Two of the more common phrases heard when it comes to 5G are “faster speeds” and “lower latency.” Both are positive aspects of the next generation of wireless connectivity, but a lot of times when 5G is discussed in terms of how it will impact commercial real estate, offices, sports arenas, hospitals, smart cities, self-driving vehicles and mobile devices often come to mind.
However, there’s another vertical that has embraced 5G and using it to work more efficiently—factories. The Wall Street Journal recently explored how factories are putting 5G to work to help keep employees safe, reduce labor costs, keep machines going overnight and more.
Here are 5 ways that 5G has transformed the factory floor environment.
There is a lot of equipment, metal and other obstacles that can block wireless signals in a factory. Manufacturers are now building boutique 5G networks inside of plants to remedy the Wi-Fi “cold spot” issue. 5G needs to place more small antennas than current cell networks, which is a problem when deploying the network in a city. However, it works fine to cover a factory floor.
Whirlpool is testing a 5G network across 200,000 square feet in its Clyde, OH factory, according to The Wall Street Journal. The company uses self-driving vehicles to carry parts around the facility that are connected to Wi-Fi. The vehicles stop if they lose network connection, so the company hopes putting some of the vehicles on 5G will reduce the stoppages and production delays.
“We believe 5G will provide better coverage and be more consistent,” Whirlpool VP for Information Technology Michael Berendsen said.
Augmented and Virtual Reality
Some companies are leveraging 5G to use augmented reality, enhancing real world objects with computer-generated information, more often. For example, Huntington Ingalls Industries is using AR to build parts of big military ships on land before putting them into the ship. Before 5G, temporary support structures were painted a different color so workers knew to remove them once the ship began to form. Now employees can uses tablets to identify those support structures digitally. The beams will light up on the screen, creating a quicker and more accurate identification process.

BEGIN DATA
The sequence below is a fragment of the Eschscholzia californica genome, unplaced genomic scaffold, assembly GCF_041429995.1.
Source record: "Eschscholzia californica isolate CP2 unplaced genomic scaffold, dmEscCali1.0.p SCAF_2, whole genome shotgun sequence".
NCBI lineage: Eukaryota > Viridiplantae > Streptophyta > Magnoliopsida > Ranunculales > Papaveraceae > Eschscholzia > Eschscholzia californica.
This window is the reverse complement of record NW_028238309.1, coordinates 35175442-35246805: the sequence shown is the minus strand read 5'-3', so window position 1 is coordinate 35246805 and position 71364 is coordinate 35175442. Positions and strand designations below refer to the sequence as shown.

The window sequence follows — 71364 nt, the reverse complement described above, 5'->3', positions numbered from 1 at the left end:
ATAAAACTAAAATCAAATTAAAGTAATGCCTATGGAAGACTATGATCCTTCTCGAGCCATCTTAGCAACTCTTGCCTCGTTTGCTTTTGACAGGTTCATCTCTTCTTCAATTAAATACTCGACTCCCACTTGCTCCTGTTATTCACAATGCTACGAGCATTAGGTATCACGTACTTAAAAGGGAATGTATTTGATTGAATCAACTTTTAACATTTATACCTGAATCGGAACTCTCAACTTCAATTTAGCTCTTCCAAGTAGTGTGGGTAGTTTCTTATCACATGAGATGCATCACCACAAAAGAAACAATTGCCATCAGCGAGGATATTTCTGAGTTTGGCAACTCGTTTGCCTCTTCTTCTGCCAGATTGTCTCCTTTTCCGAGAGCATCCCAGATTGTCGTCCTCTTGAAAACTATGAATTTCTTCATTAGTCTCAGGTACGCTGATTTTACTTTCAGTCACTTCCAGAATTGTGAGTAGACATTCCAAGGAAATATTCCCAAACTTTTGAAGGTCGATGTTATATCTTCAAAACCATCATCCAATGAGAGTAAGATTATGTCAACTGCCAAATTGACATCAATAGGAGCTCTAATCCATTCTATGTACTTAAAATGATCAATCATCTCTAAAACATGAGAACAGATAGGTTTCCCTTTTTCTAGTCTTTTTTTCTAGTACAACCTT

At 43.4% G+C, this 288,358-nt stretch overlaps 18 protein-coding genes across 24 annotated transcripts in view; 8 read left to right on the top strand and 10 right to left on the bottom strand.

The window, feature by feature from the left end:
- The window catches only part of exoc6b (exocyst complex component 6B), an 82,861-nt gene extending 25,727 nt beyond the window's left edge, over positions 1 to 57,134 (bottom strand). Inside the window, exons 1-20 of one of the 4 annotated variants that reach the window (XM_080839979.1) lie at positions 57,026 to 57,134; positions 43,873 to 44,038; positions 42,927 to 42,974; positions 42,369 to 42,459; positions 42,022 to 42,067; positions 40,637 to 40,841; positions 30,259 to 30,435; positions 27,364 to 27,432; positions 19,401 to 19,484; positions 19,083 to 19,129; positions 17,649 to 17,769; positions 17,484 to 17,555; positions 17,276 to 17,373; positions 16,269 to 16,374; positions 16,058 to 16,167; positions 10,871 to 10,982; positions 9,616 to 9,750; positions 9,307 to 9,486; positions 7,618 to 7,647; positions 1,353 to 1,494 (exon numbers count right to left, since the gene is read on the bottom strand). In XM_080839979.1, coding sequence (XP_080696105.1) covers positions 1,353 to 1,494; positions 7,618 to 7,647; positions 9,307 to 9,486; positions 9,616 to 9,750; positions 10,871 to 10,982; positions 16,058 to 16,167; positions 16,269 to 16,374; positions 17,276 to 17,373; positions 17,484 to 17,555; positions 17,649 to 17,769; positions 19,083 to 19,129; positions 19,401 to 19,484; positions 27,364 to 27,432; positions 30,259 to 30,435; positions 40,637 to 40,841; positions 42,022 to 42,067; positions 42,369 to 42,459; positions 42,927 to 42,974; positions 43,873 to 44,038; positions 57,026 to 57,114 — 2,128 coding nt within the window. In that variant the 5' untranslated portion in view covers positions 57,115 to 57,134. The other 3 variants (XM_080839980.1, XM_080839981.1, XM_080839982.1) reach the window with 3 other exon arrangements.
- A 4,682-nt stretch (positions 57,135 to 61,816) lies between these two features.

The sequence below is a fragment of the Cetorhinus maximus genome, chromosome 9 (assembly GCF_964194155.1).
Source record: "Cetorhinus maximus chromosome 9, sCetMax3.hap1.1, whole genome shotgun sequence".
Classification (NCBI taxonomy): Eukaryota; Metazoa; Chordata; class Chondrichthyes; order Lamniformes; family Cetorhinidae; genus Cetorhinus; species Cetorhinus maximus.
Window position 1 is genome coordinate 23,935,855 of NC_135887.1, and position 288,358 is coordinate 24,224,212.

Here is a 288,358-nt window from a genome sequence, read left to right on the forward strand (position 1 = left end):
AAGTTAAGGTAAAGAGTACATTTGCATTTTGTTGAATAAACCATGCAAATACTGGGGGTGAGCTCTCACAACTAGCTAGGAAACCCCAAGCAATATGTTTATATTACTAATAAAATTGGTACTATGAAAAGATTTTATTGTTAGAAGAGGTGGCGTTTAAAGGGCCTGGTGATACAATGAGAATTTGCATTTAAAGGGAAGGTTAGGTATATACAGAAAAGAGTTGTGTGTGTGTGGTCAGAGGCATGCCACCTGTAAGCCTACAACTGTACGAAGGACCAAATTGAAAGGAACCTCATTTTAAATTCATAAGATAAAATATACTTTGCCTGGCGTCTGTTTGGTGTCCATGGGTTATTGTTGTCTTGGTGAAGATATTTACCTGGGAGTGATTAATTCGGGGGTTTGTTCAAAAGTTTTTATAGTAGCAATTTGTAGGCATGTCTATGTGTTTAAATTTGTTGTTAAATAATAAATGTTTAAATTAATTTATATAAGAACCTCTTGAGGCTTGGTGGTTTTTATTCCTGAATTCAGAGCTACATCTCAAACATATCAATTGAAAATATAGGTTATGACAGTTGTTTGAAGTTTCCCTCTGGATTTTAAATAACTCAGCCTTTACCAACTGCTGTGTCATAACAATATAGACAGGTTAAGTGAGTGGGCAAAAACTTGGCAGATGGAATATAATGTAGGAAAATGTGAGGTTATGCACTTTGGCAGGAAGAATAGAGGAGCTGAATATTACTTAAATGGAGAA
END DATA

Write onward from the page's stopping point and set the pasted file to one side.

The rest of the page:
Meanwhile, other businesses are using virtual reality to make training go faster and cut down on production times. Invista, a fiber maker, developed a VR training tool that teaches workers how to string hot nylon threads through machinery, according to The Wall Street Journal. Using VR has cut Invista’s training time down from five months to about four weeks.
5G networks have also allowed workers to use wearable devices and sensors to complete their work faster and more safely. Sensors can track workers’ sound and heat exposure that often lead to future injuries. Other manufacturers are testing sensors that can detect if an employee is too tired to operate heavy machinery.
Airline repair and maintenance service company Lufthansa Technik AG is using gloves with built-in scanners to speed up its aircraft parts delivery. When a priority package arrives, the gloves will vibrate to alert employees to take care of it first. Workers say they like the ProGlove better than the traditional handheld bar code scanner because its lighter and easier to use, according to Harald Kolbe, head of digital innovation at Lufthansa Technik’s logistic services division. The device can also decrease scanning by four seconds per package.
When workers are finished for the day, 5G-enabled machines can keep going. The phenomenon, known as unattended running feature machines with sensors and other technology that can produce parts even if a worker isn’t present. Customer metal pats manufacturer Wagner Machine Inc. invested approximately $1.2 million in metal-forming equipment so it can partake in unattended running. After workers set up the machine, it can make parts for almost 20 hours per day—twice as long as Wagner’s traditional machines that require an attendant. Employees can track the machines with their smartphones and get alerts if something breaks.
How quality control is conducted is quickly changing thanks to 3-D imagining. Handheld 3-D scanners can make sure finished products aren’t too big rather than traditional manual inspections. Willman Industries, Inc., which produces metal castings, has used a 3-D scanner to view its castings’ entire surface and how it might differ from the standard model. The company can now hire temporary workers to do the inspections so its higher-paid skill workers can put their attention on profit-oriented tasks.
“Time savings and cost savings are the two biggest drivers,” Willman Sales Manager Harold Hunter told The Wall Street Journal. “There are just so many ways we are using 3-D imaging.”